Not Letting a Hurricane Stop You from Caring for Patients

October 24, 2016
Daniel Hoffman, MD

One independent doctor says that he treats his career as a profession, not as a job. As such, hurricanes don't stop him from practicing medicine.

As I write this Hurricane Matthew is approaching Florida. I am in Central Illinois and we get storms that result in power failures, which in turn shuts down our computers and servers.

Since I am independent, I still open the office myself and see patients when this happens. I can light the waiting area and exam rooms with battery operated lanterns and carry a flashlight. I do not need a computer to practice medicine as I still have the paper charts at the office to give me a starting point if I have seen the patient in the past. I can just make notes on paper and write out the prescriptions on the blanks we have at the office.

I can still use the blood pressure cuff, glass thermometers, and battery operated scopes - as well as my brain - to practice medicine. I have noticed that with employed physicians, no power means no doctor at the office. Since the phones are out the patients, cannot call but they can still come to the office and expect me to be there.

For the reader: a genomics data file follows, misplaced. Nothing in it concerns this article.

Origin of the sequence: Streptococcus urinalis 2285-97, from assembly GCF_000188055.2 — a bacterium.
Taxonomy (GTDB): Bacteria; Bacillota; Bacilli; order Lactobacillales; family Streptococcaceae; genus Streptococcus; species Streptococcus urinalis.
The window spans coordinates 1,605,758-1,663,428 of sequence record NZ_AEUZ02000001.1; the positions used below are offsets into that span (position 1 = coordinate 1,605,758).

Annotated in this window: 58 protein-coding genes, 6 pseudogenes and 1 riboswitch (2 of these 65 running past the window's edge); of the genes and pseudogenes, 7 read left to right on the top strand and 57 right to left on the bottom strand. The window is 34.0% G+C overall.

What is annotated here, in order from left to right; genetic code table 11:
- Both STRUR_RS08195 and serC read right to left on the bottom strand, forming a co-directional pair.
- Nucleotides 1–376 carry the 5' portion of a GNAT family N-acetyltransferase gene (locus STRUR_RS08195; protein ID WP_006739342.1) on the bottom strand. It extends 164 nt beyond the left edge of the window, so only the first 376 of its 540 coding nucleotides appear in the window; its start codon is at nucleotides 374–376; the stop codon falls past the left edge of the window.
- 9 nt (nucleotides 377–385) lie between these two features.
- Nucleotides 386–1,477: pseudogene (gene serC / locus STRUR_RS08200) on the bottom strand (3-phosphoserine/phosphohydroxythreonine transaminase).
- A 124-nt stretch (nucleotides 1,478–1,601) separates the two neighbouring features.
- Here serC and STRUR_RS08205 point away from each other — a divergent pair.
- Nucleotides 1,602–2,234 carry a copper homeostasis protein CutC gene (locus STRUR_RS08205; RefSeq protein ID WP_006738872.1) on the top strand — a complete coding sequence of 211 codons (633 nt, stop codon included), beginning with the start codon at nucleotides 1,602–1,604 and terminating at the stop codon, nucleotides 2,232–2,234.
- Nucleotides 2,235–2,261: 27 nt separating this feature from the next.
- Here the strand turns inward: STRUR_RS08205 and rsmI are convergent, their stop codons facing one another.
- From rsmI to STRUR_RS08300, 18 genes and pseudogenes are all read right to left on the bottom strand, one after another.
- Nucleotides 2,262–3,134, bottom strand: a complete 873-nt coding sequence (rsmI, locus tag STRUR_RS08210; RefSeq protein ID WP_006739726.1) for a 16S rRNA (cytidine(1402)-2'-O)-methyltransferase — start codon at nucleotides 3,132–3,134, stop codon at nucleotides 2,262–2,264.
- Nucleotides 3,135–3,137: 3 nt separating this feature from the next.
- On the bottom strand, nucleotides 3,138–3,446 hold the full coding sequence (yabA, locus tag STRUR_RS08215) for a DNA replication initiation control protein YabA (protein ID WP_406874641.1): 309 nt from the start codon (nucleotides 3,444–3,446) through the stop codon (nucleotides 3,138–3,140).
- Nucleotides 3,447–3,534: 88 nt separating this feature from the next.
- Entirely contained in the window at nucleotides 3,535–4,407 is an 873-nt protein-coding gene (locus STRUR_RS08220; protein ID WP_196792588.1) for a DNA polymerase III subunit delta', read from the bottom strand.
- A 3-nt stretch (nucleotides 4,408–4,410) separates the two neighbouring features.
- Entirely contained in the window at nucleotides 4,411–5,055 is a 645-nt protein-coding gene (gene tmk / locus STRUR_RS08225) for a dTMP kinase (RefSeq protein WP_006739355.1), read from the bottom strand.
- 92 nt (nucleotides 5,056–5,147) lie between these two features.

This is my profession not just a job that I have until I can find another one. If the office building were to be damaged, as long as I could get here I would still be seeing patients even in the parking lot. I hope that there are a few physicians like me in Florida and Georgia that have been there for people who need us rather than leave and come back later.

An employee has no incentive to risk anything for the employer, but a physician with a profession will lay everything on the line for his patients. When I was a child there was a hurricane that hit the island of the Jersey coast we lived on. When the storm passed everything was flooded and there was a lot of damage. I remember my uncle who was a GP back then stayed and treated his patients. I would like to think that there are a lot more out there like him that still have roots and will be there when needed by their communities, whether they are employed or not.